With Skyman, Daniel Myrick, writer and co-director of The Blair Witch Project, has returned to the genre he helped popularize: the faux documentary created with supposed found footage. This time around, an alien abduction is his concern, and for a while it’s 1999 all over again as you forget you’re watching a fabrication. Most of the credit for this suspension of disbelief goes to the film’s star, Michael Selle, who plays Carl Merriweather, a lifetime resident of California’s Apple Valley and son of an Army helicopter pilot. Carl had an encounter with a UFO when he was ten-years-old and believes that the alien he met will return for him on his fortieth birthday. As that milestone approaches, Carl prepares for an unusual celebration in the high desert.

Selle plays Carl flawlessly as a man of talent and intelligence whose life was sabotaged by his close encounter, yet he is aware of the circumstances of his life that would lead others to question his sanity. Because of his military experience in Vietnam Carl’s father was a doomsday prepper and built a shabby compound for his family in the dunes adjacent to an Air Force base. Carl, his older brother Kevin and their sister Gina (Nicolette Sweeney) spent a great deal of their childhoods playing and living in the converted shipping containers meant to guarantee their survival when American society collapses. Carl’s mother Denise (Patricia Lentz) tried to make it feel homey but there is only so much one can do with a large metal rectangle.

Carl’s father is dead, Denise is in a home and Kevin has left his family far behind. Gina is Carl’s only remaining connection and they live together in the house they grew up in as she tries to rebuild her life after the end of a toxic marriage. The interviewers use her to tell the opposing reality to the one Carl represents in terms of the troubles with his father and his mother’s efforts to move past what she sees as a delusion. Gina has essentially become Carl’s caretaker, a role she finds taxing when her brother begins preparations for his next rendezvous with the otherworldly.

In a strange way, this film has become an inadvertent commentary on our penchant to record everything on video and for performative acts of insanity. Apart from the truly gruesome clips that circulate online, we are treated to fresh videos every day of American citizens losing their minds in grocery stores because they are asked to wear facemasks. Every one of these people would consider themselves reasonable even while screaming at hourly employees about rights and freedoms. As a work of fiction, Carl exhibits no hostility whatsoever. His docility is one of the aspects that draws you to the character and garners our sympathies as his audience. You keep waiting for an explosion, but Carl never provides it. He is a fairly ordinary man who had been touched by the extraordinary and isn’t afraid to talk about it. But he never gets threatening or wild-eyed like the truth tellers on smartphone videos. He may not be well but he will never be crazy enough to become Twitter famous.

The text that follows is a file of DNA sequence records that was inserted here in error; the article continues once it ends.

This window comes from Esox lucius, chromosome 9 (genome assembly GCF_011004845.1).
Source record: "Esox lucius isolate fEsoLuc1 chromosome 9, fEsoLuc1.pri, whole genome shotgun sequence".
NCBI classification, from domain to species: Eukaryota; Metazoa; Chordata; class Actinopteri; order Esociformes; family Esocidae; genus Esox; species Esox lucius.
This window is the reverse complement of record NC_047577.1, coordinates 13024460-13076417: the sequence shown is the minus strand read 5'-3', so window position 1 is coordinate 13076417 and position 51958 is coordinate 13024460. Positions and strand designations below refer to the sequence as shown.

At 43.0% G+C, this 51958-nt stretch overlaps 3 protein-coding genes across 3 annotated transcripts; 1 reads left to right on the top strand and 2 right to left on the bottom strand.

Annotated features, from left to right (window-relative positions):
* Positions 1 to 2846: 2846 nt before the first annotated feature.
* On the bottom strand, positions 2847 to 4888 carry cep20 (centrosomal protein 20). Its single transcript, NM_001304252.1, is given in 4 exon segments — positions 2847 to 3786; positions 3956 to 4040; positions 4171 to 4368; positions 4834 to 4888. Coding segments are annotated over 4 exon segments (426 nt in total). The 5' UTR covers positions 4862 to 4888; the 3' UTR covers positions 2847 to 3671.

In fact, the normalization of fringe figures through online videos provides Myrick with his hook. UFOs are constant part of our collective imagination and people like Carl have created a subculture around alien sightings and abductions that rivals any in pop culture. You can imagine him sitting up at night listening to Art Bell’s old radio show while trying to start a blog about his encounter. Carl seems so plausible that when he meets snarky YouTubers at a convention for the UFO community you feel protective of him. He may be a weirdo, but he’s ours, Gumpian and loveable.

Ultimately, the film falls into familiar patterns established in Myrick’s most famous work. Carl drags Gina, his friend Marcus (Faleolo Alailima) and the film crew to the compound to see if the aliens will return for his birthday. The place is rigged with motion detectors and wireless cameras to capture any possible sightings. Tensions mount as easily dismissed and unexplainable phenomena occur in the dark outside the container. It doesn’t take long to know where this is going, which is disappointing because half the film is really interesting. Hopefully we’ll get to see more of Selle after this move is lost to the streams.

The writer and co-director of The Blair Witch Project, has returned to the genre he helped popularize: the faux documentary created with supposed found footage.
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